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user_77425's Blog

15 Mar 2020

Infomercials, Deal or Scam?

Collecting Tips | user_77425

All the time I see infomercials on T.V. but are they actually a good deal? I have done the math on lots of them and seen a 1 1/2 to 2 times over priced coins. One infomercial was selling all the Silver Eagle dates for $60 a peice when you could get all of the coins for about $20- $25 a peice (except the 1996). Another was a Double Eagle for $1000 over Red Book price. One thing they did was show how many coins were in a grade higher for the Double Eagle, but if you looked closely it was only PCGS graded coins. Other things I have heard said is: the coins were thrown in bags and sent by train and the Double Eagle is still in MS-64 and it is a 1900 which is very popular. Long story short infomercials are not a good price and I would recommend going to your trusted local coin shop and getting a coin for much cheaper. Also if you are going to buy from an infomercial read the fine print, there is a lot of information in it, like if you can get a refund or not.

Comments

Numinerd9

Level 5

I think these programs may serve some very minor (very, very minor) good by introducing several newcomers to the hobby, though the prices they charge are in line with full retail. Personally, I can't live with myself if I have to pay retail prices for much of anything, but they do serve the hobby 'well' in just that way alone. But then, I'll get calls from people who buy these items at inflated prices, and get very upset with me when I tell them that they likely paid too much; like somehow, it was my fault they're not an educated consumer - these are the people I tell to become ANA members; the phone call usually ends not too long after that, unless they genuinely seem interested in learning more about the HOBBY. The majority of the people getting fleeced by these shows don't bother to put in the slightest due diligence - research, people. Research and don't be so dang greedy - this is a hobby, not just some dumb investment vehicle! Personally, I am not allowed to watch these shows - I start throwing anything within arms' reach at the TV; yeah, not good for me to watch that kind of thing - ever. (I don't know how these people live with themselves, but if you have no conscious or soul anyway, I guess it's all right to take people for that kind of a financial ride. Sigh.) -Sam Gelberd, ANA Numismatic Educator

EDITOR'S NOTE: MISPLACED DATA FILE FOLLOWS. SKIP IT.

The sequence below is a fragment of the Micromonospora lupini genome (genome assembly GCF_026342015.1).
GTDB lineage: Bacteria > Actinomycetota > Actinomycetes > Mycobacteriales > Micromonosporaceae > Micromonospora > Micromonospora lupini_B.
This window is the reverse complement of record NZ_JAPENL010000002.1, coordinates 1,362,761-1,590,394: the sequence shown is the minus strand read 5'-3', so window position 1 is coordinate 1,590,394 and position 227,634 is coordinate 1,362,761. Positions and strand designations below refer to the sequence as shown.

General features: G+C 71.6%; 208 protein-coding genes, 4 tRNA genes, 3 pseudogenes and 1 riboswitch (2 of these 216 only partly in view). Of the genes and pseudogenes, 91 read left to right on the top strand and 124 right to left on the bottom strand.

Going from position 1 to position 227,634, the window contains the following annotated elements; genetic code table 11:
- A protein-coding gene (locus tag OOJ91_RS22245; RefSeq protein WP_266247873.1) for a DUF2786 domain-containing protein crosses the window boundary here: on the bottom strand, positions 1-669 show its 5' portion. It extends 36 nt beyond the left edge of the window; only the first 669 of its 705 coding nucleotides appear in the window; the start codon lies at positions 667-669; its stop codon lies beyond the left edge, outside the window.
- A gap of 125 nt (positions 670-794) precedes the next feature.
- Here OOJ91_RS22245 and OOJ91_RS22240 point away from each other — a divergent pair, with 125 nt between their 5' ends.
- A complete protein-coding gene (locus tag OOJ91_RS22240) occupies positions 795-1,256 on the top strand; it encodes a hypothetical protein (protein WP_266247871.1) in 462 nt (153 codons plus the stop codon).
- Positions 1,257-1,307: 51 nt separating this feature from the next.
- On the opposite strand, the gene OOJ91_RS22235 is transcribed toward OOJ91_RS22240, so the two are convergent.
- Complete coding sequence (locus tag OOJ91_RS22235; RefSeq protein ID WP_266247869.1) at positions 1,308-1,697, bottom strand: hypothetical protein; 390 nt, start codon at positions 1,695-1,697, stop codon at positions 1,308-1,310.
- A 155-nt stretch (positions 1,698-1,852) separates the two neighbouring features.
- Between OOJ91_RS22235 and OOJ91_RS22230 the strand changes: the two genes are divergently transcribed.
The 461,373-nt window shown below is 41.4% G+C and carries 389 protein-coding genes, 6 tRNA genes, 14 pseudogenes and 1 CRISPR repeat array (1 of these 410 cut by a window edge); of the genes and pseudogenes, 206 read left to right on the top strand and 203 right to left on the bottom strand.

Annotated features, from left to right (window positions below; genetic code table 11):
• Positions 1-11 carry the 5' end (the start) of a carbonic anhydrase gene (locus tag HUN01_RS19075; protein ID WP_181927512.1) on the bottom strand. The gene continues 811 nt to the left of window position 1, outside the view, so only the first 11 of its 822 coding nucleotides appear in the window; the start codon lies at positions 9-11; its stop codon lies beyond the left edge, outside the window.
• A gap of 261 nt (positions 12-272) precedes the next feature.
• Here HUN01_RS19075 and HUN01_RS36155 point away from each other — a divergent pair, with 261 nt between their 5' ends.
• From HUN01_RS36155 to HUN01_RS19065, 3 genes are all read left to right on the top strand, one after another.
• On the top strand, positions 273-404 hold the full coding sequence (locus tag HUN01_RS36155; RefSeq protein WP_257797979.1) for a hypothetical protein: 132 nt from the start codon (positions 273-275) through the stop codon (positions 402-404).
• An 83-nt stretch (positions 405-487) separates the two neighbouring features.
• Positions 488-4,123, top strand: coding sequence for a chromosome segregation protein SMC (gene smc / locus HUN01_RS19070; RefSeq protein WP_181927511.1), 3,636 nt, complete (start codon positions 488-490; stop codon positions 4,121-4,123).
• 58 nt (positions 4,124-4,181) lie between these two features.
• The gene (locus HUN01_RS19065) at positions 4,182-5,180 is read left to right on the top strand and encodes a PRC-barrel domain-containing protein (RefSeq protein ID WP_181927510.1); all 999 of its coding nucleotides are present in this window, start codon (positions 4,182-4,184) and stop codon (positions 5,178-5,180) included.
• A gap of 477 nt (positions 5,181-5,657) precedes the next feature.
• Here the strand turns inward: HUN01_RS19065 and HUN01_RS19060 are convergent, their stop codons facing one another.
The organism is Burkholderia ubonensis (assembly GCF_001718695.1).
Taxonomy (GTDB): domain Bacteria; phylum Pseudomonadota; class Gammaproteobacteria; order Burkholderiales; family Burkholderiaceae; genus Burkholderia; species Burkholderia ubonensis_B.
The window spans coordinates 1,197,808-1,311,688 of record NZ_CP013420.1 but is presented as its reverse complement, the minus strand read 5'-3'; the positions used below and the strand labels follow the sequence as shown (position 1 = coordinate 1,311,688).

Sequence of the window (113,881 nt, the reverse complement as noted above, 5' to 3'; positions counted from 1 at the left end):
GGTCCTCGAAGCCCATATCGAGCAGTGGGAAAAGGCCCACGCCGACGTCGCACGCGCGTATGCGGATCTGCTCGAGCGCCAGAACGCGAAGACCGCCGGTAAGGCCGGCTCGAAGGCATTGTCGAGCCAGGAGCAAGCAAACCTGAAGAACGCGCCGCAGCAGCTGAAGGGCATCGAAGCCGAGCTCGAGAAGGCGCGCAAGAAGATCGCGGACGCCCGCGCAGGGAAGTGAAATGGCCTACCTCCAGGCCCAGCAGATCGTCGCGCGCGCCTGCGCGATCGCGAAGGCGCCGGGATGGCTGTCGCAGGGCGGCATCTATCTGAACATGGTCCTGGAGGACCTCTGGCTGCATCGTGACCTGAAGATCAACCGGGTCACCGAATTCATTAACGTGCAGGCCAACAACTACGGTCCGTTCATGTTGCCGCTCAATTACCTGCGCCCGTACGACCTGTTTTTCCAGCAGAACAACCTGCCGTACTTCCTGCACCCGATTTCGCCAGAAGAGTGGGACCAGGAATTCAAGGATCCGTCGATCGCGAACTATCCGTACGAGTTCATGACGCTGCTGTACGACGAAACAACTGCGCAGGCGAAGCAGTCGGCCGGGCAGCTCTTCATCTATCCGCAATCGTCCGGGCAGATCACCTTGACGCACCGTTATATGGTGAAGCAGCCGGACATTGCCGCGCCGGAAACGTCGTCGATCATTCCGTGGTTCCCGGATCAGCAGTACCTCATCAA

Mike

Level 7

I thought i wrote this.I have the two apps they help with the prices on t.v. Is lower than any price book I will jump on them. I have the PCGS .verification app and the NGC verification app. I copy down the cert numbers put it in the app. It tells me the price. If I see a number of any coin I have not seen can check it.. I use the app if I'm watching t.v.. I'm not buying anything from t.v. In check them on Ebay and get a good laugh. Sometimes there is no price. So I just skip it. I repeat i do not buy on t.v. So to sum up. It's a scam. One of the biggest I have ever seen. Most buy all the proof sets from wholesellers.Break them down create books the good ones are sent out. One scam after another.

JudeA

Level 4

Usually a scam. I see them about gold/silver bullion coins saying things like, "Now is the right time to collect silver! The prices have never been this high! Order now and get your 1 oz. Silver Eagle for ONLY $40!" However, you can probably get a silver eagle for around $20 - $25 at a coin shop or online.

Long Beard

Level 5

Okay, I guess I'll be the only one to defend them. Well, sort of. Selling a coin or group of coins, whether as an individual or dealer, has many variables attached which must be factored into the asking price. First there is the obvious. So let's start there at $25.00, and sticking to the infomercial end, Add in the cost of air-time with the network, the employees (other than camera types as they are usually included with network fees), storage/property fee, shipping service fees, ect. So it's easy to see how quickly the cost he/she has involved must now turn a profit. Which brings us to your question, Is a 20-25 dollar coin worth $100? To those who collect coins as a hobby on a regular basis, almost certainly no. For that individual, the older man/woman who simply wants one to show the grand kids, family or friends, yes. However, the one thing overlooked is the value above a coins price when talking about these late night programs. As Longstrider mentioned, Rick Tomaska has assembled some extremely high end registry sets for clients over many years. His shared knowledge is immeasurable as to a dollar amount in that respect alone. Enjoyed the post!

The only value in Infomercials are their "entertainment."

"SUN"

Level 6

Usually, not a good bargain.

Longstrider

Level 6

SCAM!! No doubt about them...I do listen to Tomaska for info. I DVR him and listen as I roll hunt. Nice background..

Golfer

Level 5

I was watching some cable channel program that was selling coins. The prices were high. I dont think some people know about coin shows, dealers, and other more reasonable outlets to buy coins. They get caught up in the excitement only to find out later their purchase will only sell for half what they paid on a TV show.

Mokie

Level 6

I would not trust a single one of them. I have watched those TV coin hucksters in the past for amusement value but feel bad that some folks are actually buying their overhyped, overpriced, collectibles.

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